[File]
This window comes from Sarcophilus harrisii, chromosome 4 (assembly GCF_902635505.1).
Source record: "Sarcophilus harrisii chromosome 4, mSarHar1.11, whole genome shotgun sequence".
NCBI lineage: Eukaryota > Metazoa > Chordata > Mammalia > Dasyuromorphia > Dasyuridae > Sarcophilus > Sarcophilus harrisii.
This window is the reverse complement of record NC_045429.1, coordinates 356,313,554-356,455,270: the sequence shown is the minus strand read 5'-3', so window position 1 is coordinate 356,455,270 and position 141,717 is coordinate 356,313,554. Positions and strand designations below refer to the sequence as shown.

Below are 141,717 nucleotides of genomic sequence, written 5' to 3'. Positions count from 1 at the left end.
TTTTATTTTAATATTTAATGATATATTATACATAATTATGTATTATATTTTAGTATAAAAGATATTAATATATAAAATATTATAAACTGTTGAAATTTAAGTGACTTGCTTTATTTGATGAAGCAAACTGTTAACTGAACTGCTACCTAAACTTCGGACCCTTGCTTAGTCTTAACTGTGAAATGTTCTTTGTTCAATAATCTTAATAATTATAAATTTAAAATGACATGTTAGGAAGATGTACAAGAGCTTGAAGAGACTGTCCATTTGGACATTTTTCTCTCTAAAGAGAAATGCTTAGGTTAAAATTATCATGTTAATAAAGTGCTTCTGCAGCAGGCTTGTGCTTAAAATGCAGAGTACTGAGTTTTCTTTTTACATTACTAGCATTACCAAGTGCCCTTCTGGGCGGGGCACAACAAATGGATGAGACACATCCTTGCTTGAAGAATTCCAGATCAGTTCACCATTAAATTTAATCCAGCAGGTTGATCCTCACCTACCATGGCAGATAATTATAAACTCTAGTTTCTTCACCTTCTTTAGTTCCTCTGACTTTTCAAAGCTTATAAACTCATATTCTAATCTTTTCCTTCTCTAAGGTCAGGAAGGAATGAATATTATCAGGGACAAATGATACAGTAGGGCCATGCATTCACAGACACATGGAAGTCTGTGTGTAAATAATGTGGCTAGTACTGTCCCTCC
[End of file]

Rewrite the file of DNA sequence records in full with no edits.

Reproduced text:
This window comes from Sarcophilus harrisii, chromosome 4 (assembly GCF_902635505.1).
Source record: "Sarcophilus harrisii chromosome 4, mSarHar1.11, whole genome shotgun sequence".
NCBI lineage: Eukaryota > Metazoa > Chordata > Mammalia > Dasyuromorphia > Dasyuridae > Sarcophilus > Sarcophilus harrisii.
This window is the reverse complement of record NC_045429.1, coordinates 356,313,554-356,455,270: the sequence shown is the minus strand read 5'-3', so window position 1 is coordinate 356,455,270 and position 141,717 is coordinate 356,313,554. Positions and strand designations below refer to the sequence as shown.

Below are 141,717 nucleotides of genomic sequence, written 5' to 3'. Positions count from 1 at the left end.
TTTTATTTTAATATTTAATGATATATTATACATAATTATGTATTATATTTTAGTATAAAAGATATTAATATATAAAATATTATAAACTGTTGAAATTTAAGTGACTTGCTTTATTTGATGAAGCAAACTGTTAACTGAACTGCTACCTAAACTTCGGACCCTTGCTTAGTCTTAACTGTGAAATGTTCTTTGTTCAATAATCTTAATAATTATAAATTTAAAATGACATGTTAGGAAGATGTACAAGAGCTTGAAGAGACTGTCCATTTGGACATTTTTCTCTCTAAAGAGAAATGCTTAGGTTAAAATTATCATGTTAATAAAGTGCTTCTGCAGCAGGCTTGTGCTTAAAATGCAGAGTACTGAGTTTTCTTTTTACATTACTAGCATTACCAAGTGCCCTTCTGGGCGGGGCACAACAAATGGATGAGACACATCCTTGCTTGAAGAATTCCAGATCAGTTCACCATTAAATTTAATCCAGCAGGTTGATCCTCACCTACCATGGCAGATAATTATAAACTCTAGTTTCTTCACCTTCTTTAGTTCCTCTGACTTTTCAAAGCTTATAAACTCATATTCTAATCTTTTCCTTCTCTAAGGTCAGGAAGGAATGAATATTATCAGGGACAAATGATACAGTAGGGCCATGCATTCACAGACACATGGAAGTCTGTGTGTAAATAATGTGGCTAGTACTGTCCCTCC